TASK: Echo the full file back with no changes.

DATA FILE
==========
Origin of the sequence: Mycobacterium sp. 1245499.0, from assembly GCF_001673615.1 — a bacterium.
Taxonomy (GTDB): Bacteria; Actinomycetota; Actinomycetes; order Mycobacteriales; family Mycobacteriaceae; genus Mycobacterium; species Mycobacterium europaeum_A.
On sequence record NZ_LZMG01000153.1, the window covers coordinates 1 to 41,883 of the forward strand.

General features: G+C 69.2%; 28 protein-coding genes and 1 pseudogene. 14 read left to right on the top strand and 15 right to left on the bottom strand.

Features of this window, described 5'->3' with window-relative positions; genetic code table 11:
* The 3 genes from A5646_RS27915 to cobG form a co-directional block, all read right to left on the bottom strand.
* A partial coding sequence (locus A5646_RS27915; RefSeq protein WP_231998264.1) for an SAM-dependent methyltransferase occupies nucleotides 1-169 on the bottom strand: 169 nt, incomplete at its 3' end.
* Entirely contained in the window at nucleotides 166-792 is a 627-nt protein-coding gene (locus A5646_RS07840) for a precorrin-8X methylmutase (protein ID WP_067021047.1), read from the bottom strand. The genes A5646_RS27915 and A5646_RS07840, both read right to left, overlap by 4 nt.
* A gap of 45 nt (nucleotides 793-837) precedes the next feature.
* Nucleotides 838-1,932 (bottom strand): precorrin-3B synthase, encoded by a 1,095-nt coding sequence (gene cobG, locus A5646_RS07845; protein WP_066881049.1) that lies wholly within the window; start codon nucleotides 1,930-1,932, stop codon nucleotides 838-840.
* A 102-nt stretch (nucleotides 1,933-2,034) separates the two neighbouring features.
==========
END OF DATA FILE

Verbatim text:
Origin of the sequence: Mycobacterium sp. 1245499.0, from assembly GCF_001673615.1 — a bacterium.
Taxonomy (GTDB): Bacteria; Actinomycetota; Actinomycetes; order Mycobacteriales; family Mycobacteriaceae; genus Mycobacterium; species Mycobacterium europaeum_A.
On sequence record NZ_LZMG01000153.1, the window covers coordinates 1 to 41,883 of the forward strand.

General features: G+C 69.2%; 28 protein-coding genes and 1 pseudogene. 14 read left to right on the top strand and 15 right to left on the bottom strand.

Features of this window, described 5'->3' with window-relative positions; genetic code table 11:
* The 3 genes from A5646_RS27915 to cobG form a co-directional block, all read right to left on the bottom strand.
* A partial coding sequence (locus A5646_RS27915; RefSeq protein WP_231998264.1) for an SAM-dependent methyltransferase occupies nucleotides 1-169 on the bottom strand: 169 nt, incomplete at its 3' end.
* Entirely contained in the window at nucleotides 166-792 is a 627-nt protein-coding gene (locus A5646_RS07840) for a precorrin-8X methylmutase (protein ID WP_067021047.1), read from the bottom strand. The genes A5646_RS27915 and A5646_RS07840, both read right to left, overlap by 4 nt.
* A gap of 45 nt (nucleotides 793-837) precedes the next feature.
* Nucleotides 838-1,932 (bottom strand): precorrin-3B synthase, encoded by a 1,095-nt coding sequence (gene cobG, locus A5646_RS07845; protein WP_066881049.1) that lies wholly within the window; start codon nucleotides 1,930-1,932, stop codon nucleotides 838-840.
* A 102-nt stretch (nucleotides 1,933-2,034) separates the two neighbouring features.